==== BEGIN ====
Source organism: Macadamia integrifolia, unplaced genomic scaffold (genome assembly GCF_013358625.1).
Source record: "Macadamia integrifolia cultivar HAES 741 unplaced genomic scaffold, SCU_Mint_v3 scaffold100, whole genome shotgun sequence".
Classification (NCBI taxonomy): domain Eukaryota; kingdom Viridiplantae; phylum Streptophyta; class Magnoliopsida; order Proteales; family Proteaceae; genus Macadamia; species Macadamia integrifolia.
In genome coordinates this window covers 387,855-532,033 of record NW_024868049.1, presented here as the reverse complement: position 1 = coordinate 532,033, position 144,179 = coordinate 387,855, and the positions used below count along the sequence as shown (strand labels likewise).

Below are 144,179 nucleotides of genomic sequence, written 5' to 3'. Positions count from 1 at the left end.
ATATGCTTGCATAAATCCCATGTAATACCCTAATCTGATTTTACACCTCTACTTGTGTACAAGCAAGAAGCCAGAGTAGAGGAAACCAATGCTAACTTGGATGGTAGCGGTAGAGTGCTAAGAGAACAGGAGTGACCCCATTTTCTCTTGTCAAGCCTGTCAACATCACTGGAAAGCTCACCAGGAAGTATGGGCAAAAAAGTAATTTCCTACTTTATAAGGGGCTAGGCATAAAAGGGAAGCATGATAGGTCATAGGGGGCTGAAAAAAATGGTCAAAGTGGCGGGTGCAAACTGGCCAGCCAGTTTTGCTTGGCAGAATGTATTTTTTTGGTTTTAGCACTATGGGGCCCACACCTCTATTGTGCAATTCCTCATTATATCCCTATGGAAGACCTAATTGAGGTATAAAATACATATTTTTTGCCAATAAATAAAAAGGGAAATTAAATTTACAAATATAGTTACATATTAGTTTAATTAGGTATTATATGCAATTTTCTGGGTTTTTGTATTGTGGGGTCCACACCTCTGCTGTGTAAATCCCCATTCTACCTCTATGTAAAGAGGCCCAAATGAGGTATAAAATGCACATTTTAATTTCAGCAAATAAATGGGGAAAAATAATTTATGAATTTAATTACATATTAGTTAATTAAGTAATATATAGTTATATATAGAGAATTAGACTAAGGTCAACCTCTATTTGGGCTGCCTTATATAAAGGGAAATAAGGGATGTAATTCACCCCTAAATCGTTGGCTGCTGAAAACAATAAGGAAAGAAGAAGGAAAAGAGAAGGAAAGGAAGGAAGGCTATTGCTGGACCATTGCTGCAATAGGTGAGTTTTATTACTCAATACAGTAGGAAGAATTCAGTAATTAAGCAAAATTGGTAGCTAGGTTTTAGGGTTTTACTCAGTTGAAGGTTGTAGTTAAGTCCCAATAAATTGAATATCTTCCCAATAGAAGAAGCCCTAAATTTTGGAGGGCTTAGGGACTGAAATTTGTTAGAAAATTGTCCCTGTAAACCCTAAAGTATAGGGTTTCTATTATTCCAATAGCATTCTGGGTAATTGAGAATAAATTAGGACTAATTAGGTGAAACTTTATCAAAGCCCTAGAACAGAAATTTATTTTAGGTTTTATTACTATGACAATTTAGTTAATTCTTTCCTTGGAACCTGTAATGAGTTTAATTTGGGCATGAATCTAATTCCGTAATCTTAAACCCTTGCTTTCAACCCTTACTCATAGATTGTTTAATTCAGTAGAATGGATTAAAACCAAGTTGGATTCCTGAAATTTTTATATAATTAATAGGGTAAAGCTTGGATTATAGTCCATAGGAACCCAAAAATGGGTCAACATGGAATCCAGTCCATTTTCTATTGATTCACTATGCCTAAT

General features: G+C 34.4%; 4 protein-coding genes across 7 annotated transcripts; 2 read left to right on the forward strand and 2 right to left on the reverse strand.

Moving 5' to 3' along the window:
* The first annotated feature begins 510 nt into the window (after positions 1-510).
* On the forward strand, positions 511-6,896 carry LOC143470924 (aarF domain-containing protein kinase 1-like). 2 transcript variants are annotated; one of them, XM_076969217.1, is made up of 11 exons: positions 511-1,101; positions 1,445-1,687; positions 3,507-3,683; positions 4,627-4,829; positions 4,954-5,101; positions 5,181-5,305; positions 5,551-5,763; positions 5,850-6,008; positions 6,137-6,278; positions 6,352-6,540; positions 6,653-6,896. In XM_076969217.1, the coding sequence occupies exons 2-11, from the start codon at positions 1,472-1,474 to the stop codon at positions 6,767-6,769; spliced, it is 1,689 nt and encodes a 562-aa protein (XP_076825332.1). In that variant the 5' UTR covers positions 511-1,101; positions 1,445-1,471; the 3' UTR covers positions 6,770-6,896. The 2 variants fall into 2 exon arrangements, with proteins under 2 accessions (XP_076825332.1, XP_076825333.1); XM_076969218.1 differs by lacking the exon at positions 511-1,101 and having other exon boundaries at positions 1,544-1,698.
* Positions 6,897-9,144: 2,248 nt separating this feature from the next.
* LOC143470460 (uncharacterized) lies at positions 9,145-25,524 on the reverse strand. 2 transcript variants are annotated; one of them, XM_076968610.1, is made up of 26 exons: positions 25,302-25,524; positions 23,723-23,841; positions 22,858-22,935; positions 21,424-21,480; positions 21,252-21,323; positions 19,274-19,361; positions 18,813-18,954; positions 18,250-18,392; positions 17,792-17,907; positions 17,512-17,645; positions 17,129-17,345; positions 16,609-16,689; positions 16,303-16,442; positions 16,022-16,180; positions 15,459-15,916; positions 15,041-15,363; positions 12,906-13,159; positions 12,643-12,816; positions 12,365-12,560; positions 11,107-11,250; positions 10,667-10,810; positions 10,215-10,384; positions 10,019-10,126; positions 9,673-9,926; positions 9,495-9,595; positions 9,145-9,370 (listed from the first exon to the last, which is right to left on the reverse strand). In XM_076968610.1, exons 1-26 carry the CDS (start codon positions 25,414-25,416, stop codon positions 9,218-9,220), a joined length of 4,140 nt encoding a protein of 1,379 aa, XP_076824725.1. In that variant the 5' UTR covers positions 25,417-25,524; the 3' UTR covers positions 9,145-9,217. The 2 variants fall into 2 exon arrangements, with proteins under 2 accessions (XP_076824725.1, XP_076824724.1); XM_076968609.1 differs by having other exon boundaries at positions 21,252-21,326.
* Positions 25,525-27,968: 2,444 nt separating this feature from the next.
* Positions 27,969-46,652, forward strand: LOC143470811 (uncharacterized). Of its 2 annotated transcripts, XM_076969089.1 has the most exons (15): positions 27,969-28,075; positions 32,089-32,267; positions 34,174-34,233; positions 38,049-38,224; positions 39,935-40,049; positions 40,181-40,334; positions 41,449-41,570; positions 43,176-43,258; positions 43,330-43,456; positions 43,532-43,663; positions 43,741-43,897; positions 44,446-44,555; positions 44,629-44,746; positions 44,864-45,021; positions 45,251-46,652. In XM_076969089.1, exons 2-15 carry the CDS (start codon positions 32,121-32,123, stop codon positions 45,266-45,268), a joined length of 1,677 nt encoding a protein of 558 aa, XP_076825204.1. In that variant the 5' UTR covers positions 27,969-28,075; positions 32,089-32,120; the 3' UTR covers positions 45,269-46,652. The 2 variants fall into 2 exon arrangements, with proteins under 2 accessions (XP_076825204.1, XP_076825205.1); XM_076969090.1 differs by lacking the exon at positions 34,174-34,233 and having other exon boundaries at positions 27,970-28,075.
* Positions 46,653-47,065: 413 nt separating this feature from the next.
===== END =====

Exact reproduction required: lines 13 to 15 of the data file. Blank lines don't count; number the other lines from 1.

* Positions 25,525-27,968: 2,444 nt separating this feature from the next.
* Positions 27,969-46,652, forward strand: LOC143470811 (uncharacterized). Of its 2 annotated transcripts, XM_076969089.1 has the most exons (15): positions 27,969-28,075; positions 32,089-32,267; positions 34,174-34,233; positions 38,049-38,224; positions 39,935-40,049; positions 40,181-40,334; positions 41,449-41,570; positions 43,176-43,258; positions 43,330-43,456; positions 43,532-43,663; positions 43,741-43,897; positions 44,446-44,555; positions 44,629-44,746; positions 44,864-45,021; positions 45,251-46,652. In XM_076969089.1, exons 2-15 carry the CDS (start codon positions 32,121-32,123, stop codon positions 45,266-45,268), a joined length of 1,677 nt encoding a protein of 558 aa, XP_076825204.1. In that variant the 5' UTR covers positions 27,969-28,075; positions 32,089-32,120; the 3' UTR covers positions 45,269-46,652. The 2 variants fall into 2 exon arrangements, with proteins under 2 accessions (XP_076825204.1, XP_076825205.1); XM_076969090.1 differs by lacking the exon at positions 34,174-34,233 and having other exon boundaries at positions 27,970-28,075.
* Positions 46,653-47,065: 413 nt separating this feature from the next.